Medieval Technology and Social Change is a collection of three essays by Lynn White published in 1962 on the economic influence of the stirrup, the development of a new and more productive technological system of agriculture, and the origins of mechanization. It is both a classic and a controversial book in the history of technology. Although White has been criticized for technological determinism, he states fairly clearly that “a new device merely opens a door” to new social forms.

White’s first essay argues that the introduction of the metal stirrup to Europe made cavalry much more effective because horsemen could swing swords without losing balance and channel the full force of a horse’s charge into a lance. Maintaining cavalry was expensive, leading rulers—in particular Charles Martel—to redistritute land to the nobles he expected to serve as knights. This redistribution was the foundation of feudalism.

The increased use of cavalry also led to the breeding of larger horses, one of several causes of a new agricultural system using horses in place of oxen. This transition also required the harness, the horseshoe, and the oats produced by the new triennial crop rotation. Farmers who used horses for tilling fields could also use them to commute to work, leading to a rapid urbanization process in which farmers continued to work the same land but moved from small, very local hamlets to larger, more remote villages. The triennial rotation also produced legumes, the protein from which White credits with a major role in the population growth of the late medieval period.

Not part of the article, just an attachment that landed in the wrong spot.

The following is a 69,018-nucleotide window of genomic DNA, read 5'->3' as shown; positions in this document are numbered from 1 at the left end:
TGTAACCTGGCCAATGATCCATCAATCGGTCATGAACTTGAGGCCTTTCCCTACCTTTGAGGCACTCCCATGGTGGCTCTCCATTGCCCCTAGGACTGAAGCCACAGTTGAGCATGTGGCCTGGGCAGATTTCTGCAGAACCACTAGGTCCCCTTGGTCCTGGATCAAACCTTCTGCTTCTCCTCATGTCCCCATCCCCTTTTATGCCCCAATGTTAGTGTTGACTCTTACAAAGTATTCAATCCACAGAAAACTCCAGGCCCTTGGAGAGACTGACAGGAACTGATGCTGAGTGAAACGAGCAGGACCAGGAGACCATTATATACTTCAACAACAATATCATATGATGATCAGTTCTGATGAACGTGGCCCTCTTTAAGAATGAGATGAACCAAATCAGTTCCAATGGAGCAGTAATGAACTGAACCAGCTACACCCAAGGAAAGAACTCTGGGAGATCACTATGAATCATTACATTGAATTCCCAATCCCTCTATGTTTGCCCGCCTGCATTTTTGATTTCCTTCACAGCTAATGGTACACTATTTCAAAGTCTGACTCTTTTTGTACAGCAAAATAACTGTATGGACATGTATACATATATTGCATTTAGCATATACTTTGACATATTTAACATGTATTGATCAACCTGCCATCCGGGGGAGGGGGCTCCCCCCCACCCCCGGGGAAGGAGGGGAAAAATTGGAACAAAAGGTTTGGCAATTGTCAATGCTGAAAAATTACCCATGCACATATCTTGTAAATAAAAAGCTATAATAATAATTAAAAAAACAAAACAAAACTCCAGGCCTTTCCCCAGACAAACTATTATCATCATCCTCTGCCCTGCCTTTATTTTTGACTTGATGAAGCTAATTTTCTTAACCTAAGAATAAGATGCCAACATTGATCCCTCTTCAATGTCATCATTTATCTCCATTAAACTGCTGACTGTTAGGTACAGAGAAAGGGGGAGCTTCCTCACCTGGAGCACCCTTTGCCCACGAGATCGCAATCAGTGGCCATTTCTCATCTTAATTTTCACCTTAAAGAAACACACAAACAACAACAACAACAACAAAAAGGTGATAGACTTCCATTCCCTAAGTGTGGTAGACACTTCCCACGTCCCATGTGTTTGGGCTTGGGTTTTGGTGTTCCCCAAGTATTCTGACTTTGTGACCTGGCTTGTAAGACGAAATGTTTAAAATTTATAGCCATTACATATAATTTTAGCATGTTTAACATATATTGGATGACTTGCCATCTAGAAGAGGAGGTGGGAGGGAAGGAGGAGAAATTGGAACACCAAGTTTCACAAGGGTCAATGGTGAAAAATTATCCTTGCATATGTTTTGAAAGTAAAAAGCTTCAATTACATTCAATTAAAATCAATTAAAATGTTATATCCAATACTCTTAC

In his third essay, White traces the development of a number of machines, focusing on power sources like water, wind, steam, explosives, and gravity. He argues that a number of late medieval military machines—trebuchets, rockets, cannons—provided the engineering logic behind later socially revolutionary machines like spinning wheels and mechanical clocks.

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